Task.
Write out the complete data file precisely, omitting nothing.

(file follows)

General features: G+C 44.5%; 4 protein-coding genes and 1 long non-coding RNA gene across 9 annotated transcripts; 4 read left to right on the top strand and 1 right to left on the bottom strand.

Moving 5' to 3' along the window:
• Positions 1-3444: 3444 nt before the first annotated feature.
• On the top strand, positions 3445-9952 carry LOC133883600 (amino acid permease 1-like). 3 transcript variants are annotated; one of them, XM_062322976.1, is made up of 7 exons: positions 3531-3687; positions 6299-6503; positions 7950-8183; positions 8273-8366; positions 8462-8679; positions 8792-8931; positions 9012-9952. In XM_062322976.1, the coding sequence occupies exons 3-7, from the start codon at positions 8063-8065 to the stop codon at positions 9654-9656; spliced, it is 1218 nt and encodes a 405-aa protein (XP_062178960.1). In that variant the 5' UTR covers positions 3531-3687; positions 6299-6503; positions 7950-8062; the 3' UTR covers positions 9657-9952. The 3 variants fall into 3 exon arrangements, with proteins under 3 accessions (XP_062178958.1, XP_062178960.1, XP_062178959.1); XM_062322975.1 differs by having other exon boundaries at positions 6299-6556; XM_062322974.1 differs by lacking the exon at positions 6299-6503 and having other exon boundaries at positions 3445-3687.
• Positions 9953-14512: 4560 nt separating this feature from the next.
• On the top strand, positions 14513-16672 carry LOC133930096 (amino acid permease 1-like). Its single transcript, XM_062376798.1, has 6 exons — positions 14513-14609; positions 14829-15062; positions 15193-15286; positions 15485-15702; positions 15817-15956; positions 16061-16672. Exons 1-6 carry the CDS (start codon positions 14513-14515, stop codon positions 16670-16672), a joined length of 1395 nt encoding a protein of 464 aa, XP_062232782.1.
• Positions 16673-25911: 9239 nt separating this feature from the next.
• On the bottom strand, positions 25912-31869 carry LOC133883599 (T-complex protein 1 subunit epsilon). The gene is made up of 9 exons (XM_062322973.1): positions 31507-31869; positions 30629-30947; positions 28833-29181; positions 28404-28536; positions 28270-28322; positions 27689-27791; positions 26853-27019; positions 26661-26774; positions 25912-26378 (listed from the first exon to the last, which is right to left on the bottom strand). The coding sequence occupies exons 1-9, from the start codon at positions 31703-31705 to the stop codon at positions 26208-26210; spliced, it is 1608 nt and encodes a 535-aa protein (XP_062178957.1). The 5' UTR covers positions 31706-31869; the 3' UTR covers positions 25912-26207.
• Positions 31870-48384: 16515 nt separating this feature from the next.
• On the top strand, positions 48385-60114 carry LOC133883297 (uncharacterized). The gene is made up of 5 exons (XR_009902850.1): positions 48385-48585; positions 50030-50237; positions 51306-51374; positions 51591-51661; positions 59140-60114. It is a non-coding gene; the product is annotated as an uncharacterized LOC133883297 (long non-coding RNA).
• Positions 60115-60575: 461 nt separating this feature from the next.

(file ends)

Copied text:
General features: G+C 44.5%; 4 protein-coding genes and 1 long non-coding RNA gene across 9 annotated transcripts; 4 read left to right on the top strand and 1 right to left on the bottom strand.

Moving 5' to 3' along the window:
• Positions 1-3444: 3444 nt before the first annotated feature.
• On the top strand, positions 3445-9952 carry LOC133883600 (amino acid permease 1-like). 3 transcript variants are annotated; one of them, XM_062322976.1, is made up of 7 exons: positions 3531-3687; positions 6299-6503; positions 7950-8183; positions 8273-8366; positions 8462-8679; positions 8792-8931; positions 9012-9952. In XM_062322976.1, the coding sequence occupies exons 3-7, from the start codon at positions 8063-8065 to the stop codon at positions 9654-9656; spliced, it is 1218 nt and encodes a 405-aa protein (XP_062178960.1). In that variant the 5' UTR covers positions 3531-3687; positions 6299-6503; positions 7950-8062; the 3' UTR covers positions 9657-9952. The 3 variants fall into 3 exon arrangements, with proteins under 3 accessions (XP_062178958.1, XP_062178960.1, XP_062178959.1); XM_062322975.1 differs by having other exon boundaries at positions 6299-6556; XM_062322974.1 differs by lacking the exon at positions 6299-6503 and having other exon boundaries at positions 3445-3687.
• Positions 9953-14512: 4560 nt separating this feature from the next.
• On the top strand, positions 14513-16672 carry LOC133930096 (amino acid permease 1-like). Its single transcript, XM_062376798.1, has 6 exons — positions 14513-14609; positions 14829-15062; positions 15193-15286; positions 15485-15702; positions 15817-15956; positions 16061-16672. Exons 1-6 carry the CDS (start codon positions 14513-14515, stop codon positions 16670-16672), a joined length of 1395 nt encoding a protein of 464 aa, XP_062232782.1.
• Positions 16673-25911: 9239 nt separating this feature from the next.
• On the bottom strand, positions 25912-31869 carry LOC133883599 (T-complex protein 1 subunit epsilon). The gene is made up of 9 exons (XM_062322973.1): positions 31507-31869; positions 30629-30947; positions 28833-29181; positions 28404-28536; positions 28270-28322; positions 27689-27791; positions 26853-27019; positions 26661-26774; positions 25912-26378 (listed from the first exon to the last, which is right to left on the bottom strand). The coding sequence occupies exons 1-9, from the start codon at positions 31703-31705 to the stop codon at positions 26208-26210; spliced, it is 1608 nt and encodes a 535-aa protein (XP_062178957.1). The 5' UTR covers positions 31706-31869; the 3' UTR covers positions 25912-26207.
• Positions 31870-48384: 16515 nt separating this feature from the next.
• On the top strand, positions 48385-60114 carry LOC133883297 (uncharacterized). The gene is made up of 5 exons (XR_009902850.1): positions 48385-48585; positions 50030-50237; positions 51306-51374; positions 51591-51661; positions 59140-60114. It is a non-coding gene; the product is annotated as an uncharacterized LOC133883297 (long non-coding RNA).
• Positions 60115-60575: 461 nt separating this feature from the next.